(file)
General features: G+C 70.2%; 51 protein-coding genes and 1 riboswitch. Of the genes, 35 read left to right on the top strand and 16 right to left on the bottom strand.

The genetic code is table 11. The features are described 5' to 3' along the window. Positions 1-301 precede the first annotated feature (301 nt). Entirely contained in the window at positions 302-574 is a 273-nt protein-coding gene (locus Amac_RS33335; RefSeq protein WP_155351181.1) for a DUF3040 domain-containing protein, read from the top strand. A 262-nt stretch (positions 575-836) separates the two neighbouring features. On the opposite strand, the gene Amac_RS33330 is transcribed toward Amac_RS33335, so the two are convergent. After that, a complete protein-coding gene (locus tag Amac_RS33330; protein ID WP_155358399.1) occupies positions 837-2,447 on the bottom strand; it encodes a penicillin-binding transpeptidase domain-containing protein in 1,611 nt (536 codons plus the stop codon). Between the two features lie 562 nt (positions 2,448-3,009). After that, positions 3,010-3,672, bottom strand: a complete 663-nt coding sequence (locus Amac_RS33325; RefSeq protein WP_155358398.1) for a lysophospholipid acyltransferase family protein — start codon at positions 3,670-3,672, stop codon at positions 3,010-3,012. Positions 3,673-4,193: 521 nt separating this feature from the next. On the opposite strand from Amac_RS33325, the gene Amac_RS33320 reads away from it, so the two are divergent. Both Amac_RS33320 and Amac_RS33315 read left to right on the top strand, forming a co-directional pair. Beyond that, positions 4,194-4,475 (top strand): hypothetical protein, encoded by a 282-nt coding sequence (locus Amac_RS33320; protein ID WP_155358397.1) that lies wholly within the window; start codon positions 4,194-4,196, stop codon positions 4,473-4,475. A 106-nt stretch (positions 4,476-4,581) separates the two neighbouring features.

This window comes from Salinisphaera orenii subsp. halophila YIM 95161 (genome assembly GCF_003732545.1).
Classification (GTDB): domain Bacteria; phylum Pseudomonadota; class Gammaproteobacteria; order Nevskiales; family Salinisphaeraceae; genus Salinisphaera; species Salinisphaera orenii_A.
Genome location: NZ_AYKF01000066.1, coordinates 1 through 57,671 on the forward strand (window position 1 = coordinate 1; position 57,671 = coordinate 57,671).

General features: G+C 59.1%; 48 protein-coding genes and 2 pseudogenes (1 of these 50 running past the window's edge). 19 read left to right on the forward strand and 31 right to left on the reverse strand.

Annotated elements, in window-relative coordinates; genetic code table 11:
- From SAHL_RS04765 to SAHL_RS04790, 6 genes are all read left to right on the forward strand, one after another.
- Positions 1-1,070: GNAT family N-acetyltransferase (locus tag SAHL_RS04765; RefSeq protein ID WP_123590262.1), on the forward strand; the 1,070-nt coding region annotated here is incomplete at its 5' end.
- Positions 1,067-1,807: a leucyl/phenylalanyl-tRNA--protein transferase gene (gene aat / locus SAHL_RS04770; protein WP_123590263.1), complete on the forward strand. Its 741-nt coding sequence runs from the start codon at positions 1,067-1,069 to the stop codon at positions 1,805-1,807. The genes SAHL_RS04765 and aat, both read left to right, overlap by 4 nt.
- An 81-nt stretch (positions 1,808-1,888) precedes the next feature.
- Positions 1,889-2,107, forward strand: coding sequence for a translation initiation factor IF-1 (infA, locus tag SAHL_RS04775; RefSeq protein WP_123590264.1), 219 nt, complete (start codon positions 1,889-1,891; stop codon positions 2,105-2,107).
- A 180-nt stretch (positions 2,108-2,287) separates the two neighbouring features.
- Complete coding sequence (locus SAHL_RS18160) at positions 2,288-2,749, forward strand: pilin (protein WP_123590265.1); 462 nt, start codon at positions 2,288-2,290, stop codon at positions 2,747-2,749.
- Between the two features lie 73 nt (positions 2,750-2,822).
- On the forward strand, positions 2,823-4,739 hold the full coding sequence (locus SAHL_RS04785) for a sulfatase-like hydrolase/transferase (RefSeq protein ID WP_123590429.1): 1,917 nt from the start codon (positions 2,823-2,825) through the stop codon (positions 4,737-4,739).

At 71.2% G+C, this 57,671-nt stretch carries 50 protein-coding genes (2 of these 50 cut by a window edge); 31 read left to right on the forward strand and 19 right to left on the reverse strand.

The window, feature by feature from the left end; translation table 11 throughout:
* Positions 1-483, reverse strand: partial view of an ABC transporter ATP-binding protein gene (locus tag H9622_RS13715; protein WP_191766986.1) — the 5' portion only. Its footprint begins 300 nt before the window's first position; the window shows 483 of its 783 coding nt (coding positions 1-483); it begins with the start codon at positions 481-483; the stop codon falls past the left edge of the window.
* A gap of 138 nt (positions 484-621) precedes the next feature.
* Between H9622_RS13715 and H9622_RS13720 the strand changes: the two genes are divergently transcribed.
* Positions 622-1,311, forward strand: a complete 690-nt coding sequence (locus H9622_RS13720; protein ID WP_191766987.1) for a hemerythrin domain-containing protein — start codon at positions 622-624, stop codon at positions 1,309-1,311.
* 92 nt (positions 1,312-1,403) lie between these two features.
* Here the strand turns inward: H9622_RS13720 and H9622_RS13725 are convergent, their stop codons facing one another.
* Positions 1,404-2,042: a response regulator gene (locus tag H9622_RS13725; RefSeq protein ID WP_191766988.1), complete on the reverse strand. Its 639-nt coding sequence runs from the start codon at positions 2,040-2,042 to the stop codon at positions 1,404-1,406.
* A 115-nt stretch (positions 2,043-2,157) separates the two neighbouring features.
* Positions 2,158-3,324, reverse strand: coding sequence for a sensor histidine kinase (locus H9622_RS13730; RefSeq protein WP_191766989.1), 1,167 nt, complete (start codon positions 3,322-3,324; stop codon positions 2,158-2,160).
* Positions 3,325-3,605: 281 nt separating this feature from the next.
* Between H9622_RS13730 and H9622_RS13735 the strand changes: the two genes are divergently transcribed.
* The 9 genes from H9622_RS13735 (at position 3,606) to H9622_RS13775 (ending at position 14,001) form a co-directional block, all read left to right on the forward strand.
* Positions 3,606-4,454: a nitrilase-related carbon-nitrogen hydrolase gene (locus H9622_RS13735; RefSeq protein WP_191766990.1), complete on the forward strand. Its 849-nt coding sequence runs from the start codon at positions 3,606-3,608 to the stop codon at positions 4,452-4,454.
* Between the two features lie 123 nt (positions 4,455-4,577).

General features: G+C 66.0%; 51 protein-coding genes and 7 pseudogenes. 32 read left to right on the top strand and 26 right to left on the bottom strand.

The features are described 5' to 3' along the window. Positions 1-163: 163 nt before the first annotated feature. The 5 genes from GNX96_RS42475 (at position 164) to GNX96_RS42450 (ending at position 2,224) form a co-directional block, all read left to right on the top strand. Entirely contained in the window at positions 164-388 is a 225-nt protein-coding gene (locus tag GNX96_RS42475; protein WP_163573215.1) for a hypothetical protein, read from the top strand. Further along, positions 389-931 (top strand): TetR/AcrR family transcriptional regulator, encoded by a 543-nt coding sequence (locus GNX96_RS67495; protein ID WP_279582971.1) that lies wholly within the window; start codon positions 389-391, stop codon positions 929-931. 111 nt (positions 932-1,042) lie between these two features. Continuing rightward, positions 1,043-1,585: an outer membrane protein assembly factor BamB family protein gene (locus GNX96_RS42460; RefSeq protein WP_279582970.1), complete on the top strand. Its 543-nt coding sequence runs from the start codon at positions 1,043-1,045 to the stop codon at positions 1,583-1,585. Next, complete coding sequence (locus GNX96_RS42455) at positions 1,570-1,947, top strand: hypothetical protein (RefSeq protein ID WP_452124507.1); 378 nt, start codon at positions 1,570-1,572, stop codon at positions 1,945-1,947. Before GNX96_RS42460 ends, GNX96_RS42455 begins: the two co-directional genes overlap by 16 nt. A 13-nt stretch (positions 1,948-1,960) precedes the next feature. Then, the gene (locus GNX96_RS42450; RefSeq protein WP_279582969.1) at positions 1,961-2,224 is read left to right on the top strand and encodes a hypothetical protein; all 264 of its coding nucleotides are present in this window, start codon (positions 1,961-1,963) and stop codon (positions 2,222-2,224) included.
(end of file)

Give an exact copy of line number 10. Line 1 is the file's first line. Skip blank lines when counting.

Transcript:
- Positions 1,067-1,807: a leucyl/phenylalanyl-tRNA--protein transferase gene (gene aat / locus SAHL_RS04770; protein WP_123590263.1), complete on the forward strand. Its 741-nt coding sequence runs from the start codon at positions 1,067-1,069 to the stop codon at positions 1,805-1,807. The genes SAHL_RS04765 and aat, both read left to right, overlap by 4 nt.